Retailers are also invested in the effort as Eagle Creek is splitting the cost of the $25 rebate with the dealer. Each dealer is required to fill out a rebate form which has signatures from both the consumer and the retailer, a copy of the receipt, as well as info on what was returned. Eagle Creek will then use these forms to credit each retailer’s account for $12.50 per rebate form.
Vermont couple seeks donations to ship orthopedic equipment to Vietnamese children with disabilities
Tom McCarthy, an independent rep in the Northeast for Big Agnes, Leki, McNett, Optic Nerve and Osprey, and his wife, Marie MacLeod, are seeking industry donations (as in financial) to assist them in shipping wheelchairs, power wheelchairs, crutches, seating systems, strollers, splints, AT devices, ADL aids, bath chairs and more to children in need at orphanages and hospitals in Vietnam.
McCarthy and MacLeod will be traveling to Vietnam in April — McCarthy for business with Osprey, and MacLeod to volunteer in orphanages, clinic and schools. Working with Diane Wren, Osprey-owner Michael Pfotenhauer’s wife currently living in Vietnam, McCarthy and MacLeod will identify the sites that will receive the donations of medical equipment.
MacLeod said, “Living in the United States we have access to state of the art rehabilitation equipment. As a pediatric physical therapist I meet many families and people who use rehabilitation equipment on a daily basis as part of life. Much of this equipment is needed temporarily or outgrown and is often replaced. Due to limited resources, in Vietnam the needed equipment is not available, or not replaced when outgrown. Much of the used equipment that we take for granted and have sitting in garages, closets, or storage areas would be considered ‘state of the art’ to these children and families and could change their lives in positive ways.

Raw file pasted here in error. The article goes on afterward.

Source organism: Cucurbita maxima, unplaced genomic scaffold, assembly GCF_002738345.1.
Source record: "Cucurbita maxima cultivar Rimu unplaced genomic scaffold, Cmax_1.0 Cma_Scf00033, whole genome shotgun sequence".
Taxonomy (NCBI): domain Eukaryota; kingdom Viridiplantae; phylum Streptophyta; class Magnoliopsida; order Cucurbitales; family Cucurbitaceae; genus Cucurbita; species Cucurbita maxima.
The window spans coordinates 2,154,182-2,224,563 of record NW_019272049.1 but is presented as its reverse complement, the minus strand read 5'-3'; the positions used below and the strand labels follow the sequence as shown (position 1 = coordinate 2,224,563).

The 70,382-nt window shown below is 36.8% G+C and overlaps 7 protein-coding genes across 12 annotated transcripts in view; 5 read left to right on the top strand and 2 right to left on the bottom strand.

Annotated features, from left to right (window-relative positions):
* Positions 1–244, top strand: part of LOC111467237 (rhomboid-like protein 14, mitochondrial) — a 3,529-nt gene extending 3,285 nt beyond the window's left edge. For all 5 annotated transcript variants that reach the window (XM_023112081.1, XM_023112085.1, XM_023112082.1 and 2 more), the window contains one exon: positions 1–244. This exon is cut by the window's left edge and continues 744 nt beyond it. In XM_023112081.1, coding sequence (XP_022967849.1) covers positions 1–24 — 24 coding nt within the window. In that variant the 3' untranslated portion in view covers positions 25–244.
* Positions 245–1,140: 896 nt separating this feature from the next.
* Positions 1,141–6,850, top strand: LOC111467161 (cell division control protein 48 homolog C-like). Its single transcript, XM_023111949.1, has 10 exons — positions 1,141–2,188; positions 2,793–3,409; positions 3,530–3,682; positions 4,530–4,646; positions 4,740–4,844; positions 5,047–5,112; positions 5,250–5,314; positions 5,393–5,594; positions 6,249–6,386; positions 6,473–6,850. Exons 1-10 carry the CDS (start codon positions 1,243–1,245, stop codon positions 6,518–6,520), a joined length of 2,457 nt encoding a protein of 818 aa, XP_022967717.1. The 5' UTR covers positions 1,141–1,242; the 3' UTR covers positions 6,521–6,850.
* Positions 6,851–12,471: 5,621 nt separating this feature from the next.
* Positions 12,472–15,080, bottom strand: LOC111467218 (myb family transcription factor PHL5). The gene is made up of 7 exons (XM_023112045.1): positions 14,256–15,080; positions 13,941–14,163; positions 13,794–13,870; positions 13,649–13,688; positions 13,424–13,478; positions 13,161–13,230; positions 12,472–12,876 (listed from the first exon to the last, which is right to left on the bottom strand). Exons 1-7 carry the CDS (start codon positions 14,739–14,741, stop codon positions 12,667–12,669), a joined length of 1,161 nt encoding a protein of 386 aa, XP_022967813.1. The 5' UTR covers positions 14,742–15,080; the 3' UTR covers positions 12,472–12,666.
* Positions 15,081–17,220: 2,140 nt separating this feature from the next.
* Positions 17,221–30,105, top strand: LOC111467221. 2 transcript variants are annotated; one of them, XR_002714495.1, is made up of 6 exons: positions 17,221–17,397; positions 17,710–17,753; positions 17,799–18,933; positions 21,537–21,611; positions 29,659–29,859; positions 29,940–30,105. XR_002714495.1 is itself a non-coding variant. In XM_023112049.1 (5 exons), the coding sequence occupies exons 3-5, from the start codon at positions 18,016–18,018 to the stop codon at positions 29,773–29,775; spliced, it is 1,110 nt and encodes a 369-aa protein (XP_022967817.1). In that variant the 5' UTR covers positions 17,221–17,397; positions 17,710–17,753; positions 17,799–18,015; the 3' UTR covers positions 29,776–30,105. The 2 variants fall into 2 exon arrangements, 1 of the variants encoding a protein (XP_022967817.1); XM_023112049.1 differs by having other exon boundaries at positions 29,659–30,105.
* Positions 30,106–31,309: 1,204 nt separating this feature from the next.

“In an effort to give back, my husband and I (with the help of many good people here in Vermont and New England) are organizing resources so that we can ship a container of medical equipment to these special people. For many, access to this kind of equipment will mean they will have the resources to move from a bed or cot, out into their communities, or just to have a better life.”
McCarthy tells us that they anticipate the shipment of supplies will be sent in May or June and that the cost of the container and custom’s fees will range from $4,000 to $5,000. All donations will go directly to paying for the costs of shipping the supplies.
If you are interested in making a donation to help defray the shipping costs of this medical equipment, contact Marie or Tom at 802-862-0299 or by email at either email@example.com or firstname.lastname@example.org.